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Finding 15 000 year old climate information 3000 meters below surface

The core sampler surfaces from 3000 meters depth with the see-trough plastic tubes about half filled with bottom samples. Stig Monsen and Øyvind Paasche are pleased with the samples which are sealed and stored. Content analysis will tell us a lot about climate variability 15 000 years ago.

Øyvind Paasche og Stig Monsen removes four tubes with bottom samples. (Photo: Kjartan Mæstad)

- These samples are absolutely spot on. This could not have been better, Øyvind says.
The project he is working on is called PALEODRAKE. The name is a combination of Paleo which is Greek for old and Drake from the Drake Passage. For thousands of years the Drake Passage has been an important area where ocean currents flow from the Antarctic area to the Pacific Ocean as well as the Atlantic Ocean. This is the largest ocean current in the world and it is roughly 10 times the size of the Gulf Stream.

One of the test tubes from the multicorer. (Photo: Kjartan Mæstad)

The researchers at Bjerknes Centre for Climate Research at the University of Bergen, Norway, hope that knowledge about prehistoric climate variability in this area can increase our understanding of changes in today’s climate.

The researchers have sampled the ocean floor at three different sites between the southern tip of the South American continent and South Georgia.
- This is a vast area where we know little about the natural climate variation. Our main aim is to track and reconstruct the natural climate variability in the ocean currents, which also influence weather fronts and wind systems, Paasche explains.

The multicorer is lifted into the ships hangar. (Photo: Kjartan Mæstad)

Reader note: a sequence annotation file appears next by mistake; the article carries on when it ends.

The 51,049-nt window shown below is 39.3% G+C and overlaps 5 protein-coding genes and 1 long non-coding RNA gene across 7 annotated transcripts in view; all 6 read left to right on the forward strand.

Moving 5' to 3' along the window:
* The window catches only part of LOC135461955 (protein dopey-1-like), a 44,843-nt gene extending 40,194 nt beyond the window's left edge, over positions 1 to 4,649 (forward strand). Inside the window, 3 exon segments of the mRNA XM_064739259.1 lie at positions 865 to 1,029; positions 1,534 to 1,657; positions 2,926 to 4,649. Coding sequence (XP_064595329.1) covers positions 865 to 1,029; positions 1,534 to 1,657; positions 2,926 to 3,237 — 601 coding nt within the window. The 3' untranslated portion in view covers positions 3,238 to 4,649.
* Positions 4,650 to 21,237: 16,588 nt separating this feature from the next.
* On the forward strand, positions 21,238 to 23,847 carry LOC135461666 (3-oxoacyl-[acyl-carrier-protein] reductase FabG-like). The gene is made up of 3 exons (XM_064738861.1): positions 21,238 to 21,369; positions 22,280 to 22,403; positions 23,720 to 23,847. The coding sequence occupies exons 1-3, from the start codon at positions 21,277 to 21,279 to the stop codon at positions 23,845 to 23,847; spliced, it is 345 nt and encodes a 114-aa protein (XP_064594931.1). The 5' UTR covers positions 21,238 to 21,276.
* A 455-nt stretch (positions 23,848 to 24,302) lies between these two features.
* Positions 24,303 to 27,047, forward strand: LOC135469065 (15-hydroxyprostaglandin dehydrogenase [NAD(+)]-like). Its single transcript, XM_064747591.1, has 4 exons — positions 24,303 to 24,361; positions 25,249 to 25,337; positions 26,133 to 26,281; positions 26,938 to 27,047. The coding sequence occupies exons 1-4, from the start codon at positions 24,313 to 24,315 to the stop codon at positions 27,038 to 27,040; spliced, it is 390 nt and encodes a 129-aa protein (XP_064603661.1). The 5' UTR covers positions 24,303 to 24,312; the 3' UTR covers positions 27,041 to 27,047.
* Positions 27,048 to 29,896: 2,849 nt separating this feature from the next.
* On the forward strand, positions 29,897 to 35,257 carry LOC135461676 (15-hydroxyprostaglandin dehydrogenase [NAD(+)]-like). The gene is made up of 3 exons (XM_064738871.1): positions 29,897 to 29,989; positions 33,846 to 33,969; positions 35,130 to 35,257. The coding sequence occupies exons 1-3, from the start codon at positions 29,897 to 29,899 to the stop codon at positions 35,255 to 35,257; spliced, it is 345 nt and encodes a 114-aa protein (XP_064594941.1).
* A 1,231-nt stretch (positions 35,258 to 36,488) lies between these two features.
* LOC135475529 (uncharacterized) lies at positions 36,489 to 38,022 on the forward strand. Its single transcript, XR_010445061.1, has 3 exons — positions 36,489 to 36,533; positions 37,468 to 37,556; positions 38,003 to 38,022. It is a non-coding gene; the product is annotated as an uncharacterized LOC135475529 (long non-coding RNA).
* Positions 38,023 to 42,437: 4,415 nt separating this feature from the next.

Up in the instrument room at G.O Sars fifth deck Dag Inge Blindheim watches closely the TOPAS echo sounder display. This echo sounder not only gives a picture of the ocean floor some 3000 meter below but can also give information about its content. He uses this information to choose where to drop the core samplers.
- I’m looking for a relatively flat area with thick layers of sediments, he says.

Down in the ships hangar other cruise participants from Bjerknes apply both a single long core sampler and a multi sampler which takes four core samples at a time. The former is sent deep into the ground by heavy weights. The latter is used to get uninterrupted samples from the top layers which the monocore sampler tends to disturb. Both samplers are lifted out of the hangar and lowered 3000 meters down.

We are approaching South Georgia where core samples will be taken at 250 meters in the Cumberlain Bay. Three of five researchers from Bjerknes will then leave the ship to continue taking core samples on the island. The other two will continue with G.O. Sars all the way to Cape Town.

More or less dissolved organismes from a water sample from one of the tubes. (Foto: Lars Naustvoll)



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